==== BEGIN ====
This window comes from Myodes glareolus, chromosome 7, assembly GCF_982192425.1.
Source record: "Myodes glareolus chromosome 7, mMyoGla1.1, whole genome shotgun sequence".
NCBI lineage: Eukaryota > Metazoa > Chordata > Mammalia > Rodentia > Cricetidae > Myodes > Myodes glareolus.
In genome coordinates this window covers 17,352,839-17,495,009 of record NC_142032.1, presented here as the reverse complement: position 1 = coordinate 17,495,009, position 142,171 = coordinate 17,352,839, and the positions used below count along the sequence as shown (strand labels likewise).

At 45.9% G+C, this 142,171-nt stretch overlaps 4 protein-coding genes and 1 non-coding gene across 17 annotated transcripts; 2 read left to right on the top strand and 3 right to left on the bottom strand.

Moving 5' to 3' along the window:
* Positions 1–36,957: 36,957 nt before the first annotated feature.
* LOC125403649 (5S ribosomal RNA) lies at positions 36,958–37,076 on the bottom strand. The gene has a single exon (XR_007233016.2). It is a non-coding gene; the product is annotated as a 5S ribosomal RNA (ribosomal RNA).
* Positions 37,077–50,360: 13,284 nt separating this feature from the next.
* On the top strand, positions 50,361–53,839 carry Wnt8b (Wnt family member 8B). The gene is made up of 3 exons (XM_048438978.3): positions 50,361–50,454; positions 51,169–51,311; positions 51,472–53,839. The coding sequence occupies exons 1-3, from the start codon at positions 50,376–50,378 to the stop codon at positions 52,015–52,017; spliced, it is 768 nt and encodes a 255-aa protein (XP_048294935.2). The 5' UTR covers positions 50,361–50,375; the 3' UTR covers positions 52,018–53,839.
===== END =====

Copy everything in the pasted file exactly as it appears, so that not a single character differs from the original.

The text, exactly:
This window comes from Myodes glareolus, chromosome 7, assembly GCF_982192425.1.
Source record: "Myodes glareolus chromosome 7, mMyoGla1.1, whole genome shotgun sequence".
NCBI lineage: Eukaryota > Metazoa > Chordata > Mammalia > Rodentia > Cricetidae > Myodes > Myodes glareolus.
In genome coordinates this window covers 17,352,839-17,495,009 of record NC_142032.1, presented here as the reverse complement: position 1 = coordinate 17,495,009, position 142,171 = coordinate 17,352,839, and the positions used below count along the sequence as shown (strand labels likewise).

At 45.9% G+C, this 142,171-nt stretch overlaps 4 protein-coding genes and 1 non-coding gene across 17 annotated transcripts; 2 read left to right on the top strand and 3 right to left on the bottom strand.

Moving 5' to 3' along the window:
* Positions 1–36,957: 36,957 nt before the first annotated feature.
* LOC125403649 (5S ribosomal RNA) lies at positions 36,958–37,076 on the bottom strand. The gene has a single exon (XR_007233016.2). It is a non-coding gene; the product is annotated as a 5S ribosomal RNA (ribosomal RNA).
* Positions 37,077–50,360: 13,284 nt separating this feature from the next.
* On the top strand, positions 50,361–53,839 carry Wnt8b (Wnt family member 8B). The gene is made up of 3 exons (XM_048438978.3): positions 50,361–50,454; positions 51,169–51,311; positions 51,472–53,839. The coding sequence occupies exons 1-3, from the start codon at positions 50,376–50,378 to the stop codon at positions 52,015–52,017; spliced, it is 768 nt and encodes a 255-aa protein (XP_048294935.2). The 5' UTR covers positions 50,361–50,375; the 3' UTR covers positions 52,018–53,839.